What we got right (and wrong) about crypto in 2019

Price is the least of our concerns.
Price is the least of our concerns.
Image: REUTERS/Benoit Tessier
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Nearly one year ago, I shared a handful of predictions about cryptocurrency’s prospects in 2019. At the time, I mostly focused on crypto-linked financial products, including the long-awaited bitcoin ETF. But while the majority of my predictions about the financialization of crypto came true, there’s one notable story my crystal ball didn’t reveal: the growing role of large social media players.

The story of 2019 has been Facebook’s cryptocurrency Libra, announced in June, and its many missteps. I hardly could’ve predicted the ZuckBuck, let alone the PR saga that followed.

Libra’s wobbly beginnings took many by surprise—and quickly caused outrage. Policymakers accused Mark Zuckerberg of trying to create his own money, ostensibly to compete against the traditional financial system. And while Facebook has stood by a 2020 launch date for Libra, it seems the chances of the digital currency going live are dwindling. (Of course, even if Libra doesn’t launch, the company’s financial aspirations are clear: Facebook is already expanding its other payments services, such as WhatsApp Pay.)

Mirroring Libra, there hasn’t yet been a digital currency revolution on the global scale, either. Central bank digital currencies (CBDCs) have been a relative nonstarter. As world citizens, we must take seriously whispers about China’s digital yuan, but to date, the greatest evidence of CBDCs has arrived in the form of Venezuela’s petro crypto and the Marshall Islands’ very questionable national crypto. Realistically, broad-based crypto money—government-backed or otherwise—remains a pipe dream.

As we look ahead though, there are two major trends worth following: 1) the slow unraveling of ethereum, the second-largest crypto project, and 2) the seeds of decentralized social media, currently being explored by Twitter and others. Jack Dorsey, Twitter’s CEO, has funded decentralization research and open-source development of bitcoin (via Square, his payments company), nodding to a vastly different future for the web.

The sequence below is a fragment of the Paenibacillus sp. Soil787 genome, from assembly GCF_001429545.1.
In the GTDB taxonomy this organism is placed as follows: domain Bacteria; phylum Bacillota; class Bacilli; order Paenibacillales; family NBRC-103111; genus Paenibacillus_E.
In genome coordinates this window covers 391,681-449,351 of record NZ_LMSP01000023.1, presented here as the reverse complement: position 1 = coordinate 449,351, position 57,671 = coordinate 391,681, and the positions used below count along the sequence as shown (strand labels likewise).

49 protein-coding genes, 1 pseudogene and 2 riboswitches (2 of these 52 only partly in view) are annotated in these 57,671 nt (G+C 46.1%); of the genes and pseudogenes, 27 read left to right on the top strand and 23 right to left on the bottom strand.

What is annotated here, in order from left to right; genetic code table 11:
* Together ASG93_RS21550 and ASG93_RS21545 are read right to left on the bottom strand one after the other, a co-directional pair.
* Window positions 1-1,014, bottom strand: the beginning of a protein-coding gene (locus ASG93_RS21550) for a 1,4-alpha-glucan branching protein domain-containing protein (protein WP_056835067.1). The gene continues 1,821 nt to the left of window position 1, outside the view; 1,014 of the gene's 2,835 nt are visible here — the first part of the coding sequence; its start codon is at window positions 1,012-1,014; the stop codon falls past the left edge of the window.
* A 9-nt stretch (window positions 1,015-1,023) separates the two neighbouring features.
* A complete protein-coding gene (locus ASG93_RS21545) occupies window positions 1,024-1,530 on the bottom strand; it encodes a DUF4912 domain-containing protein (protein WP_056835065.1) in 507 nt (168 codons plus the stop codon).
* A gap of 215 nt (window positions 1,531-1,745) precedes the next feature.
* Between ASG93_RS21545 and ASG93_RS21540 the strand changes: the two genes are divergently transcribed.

Regardless of whether these visions—distributed online platforms and deflationary, non-government currency—take hold, it’s clear that Twitter and Square are anticipating and responding to social changes. Before any of you complain that Dorsey’s late to the game, I’ll remind you: It doesn’t matter who starts, it matters who finishes.

My 2019 predictions, revisited

The SEC won’t approve a bitcoin ETF

Right! As of writing, the US Securities and Exchange Commission still hasn’t approved a bitcoin ETF. As the stock market regulator worries about bitcoin market manipulation, it seems unlikely to sign off on any financial vehicles to enable further speculation. For what it’s worth, even without an ETF, bitcoin rebounded almost 80% this year—jumping from $3,850 on Jan. 1 to $6,870 at the time of writing.

Privacy coins will make a resurgence

Partially right. So, I can’t give myself full credit for this. But in the first quarter of 2019, privacy coins like Grin and Beam were all the rage. Since then, it seems interest has tailed off. And based on price alone, I don’t deserve more than half-credit. Zcash has dropped nearly 50%, from $57 on Jan. 1 to $29 at the time of writing. *Grimace.* But Monero has remained fairly stable—$48 on Jan. 1 to $46 today.

The CFTC will approve ether futures

Wrong, so far. Admittedly, this was my most bullish prediction and I whiffed. Although ether futures haven’t come to market in 2019, there’s a good chance it will happen soon. My assessment was simply a bit premature. Earlier this year, the chair of the Commodity Futures Trading Commission even said ether futures in 2020 were “likely.” And if there’s one person to trust, it’d be him.

Ethereum’s Proof of Stake will continue to be a mess

Right again! I saved my favorite prediction for last because, well, it’s a doozy. In addition to the Ethereum Foundation’s Virgil Griffith being arrested for allegedly helping North Korea evade sanctions, the project has endured yet another tough year. What matters is that ethereum’s claims of a new, decentralized internet are, well, essentially nonsense.

I’ve been reserved in my criticism, but ethereum’s most recent debacle is laughable—developers built in an “Ice Age” mechanism to slow the network and incentivize themselves to upgrade it (to Proof of Stake, an alternative issuance model). But in the latest network update, they forgot to push back the “Ice Age,” so now they have to update again. This could’ve killed ethereum, but all’s well that ends well, right? Right?!


Bits & Pieces

  • Twitter and Facebook want to shift power to users. Or do they? (NYT)
  • Jack Dorsey wants to help you create your own Twitter (Wired, Jack Dorsey thread)
  • Alchemy is secretly fixing blockchain’s node nightmare (TechCrunch)
  • What do women want? Some crypto flavoured mansplaining, apparently (FT Alphaville)
  • Ethereum is expected to update again after a big-time SNAFU (Bitcoin developer Udi Wertheimer, Ethereum team lead Péter Szilágyi)
  • UK’s oldest crypto exchange to delist ethereum and focus solely on bitcoin (CoinDesk)
  • Kraken crypto exchange sued by whistleblowing ex-employee — allegations (Blockchain critic David Gerard)
  • Tron rips off Zcash in latest developments (Johns Hopkins cryptographer Matthew Green, Tron founder Justin Sun)
  • New York’s problem with Tether—as set out for the appeal judges (David Gerard)
  • Fidelity launches cryptocurrency business in Europe (Financial News)

Programming note

Private Key is taking off Dec. 26. Look for us in your inbox Jan. 2.

Please send news, tips, and blue skies to Today’s Private Key was written by Matthew De Silva and edited by Katie Palmer. Real power can’t be given, it must be taken.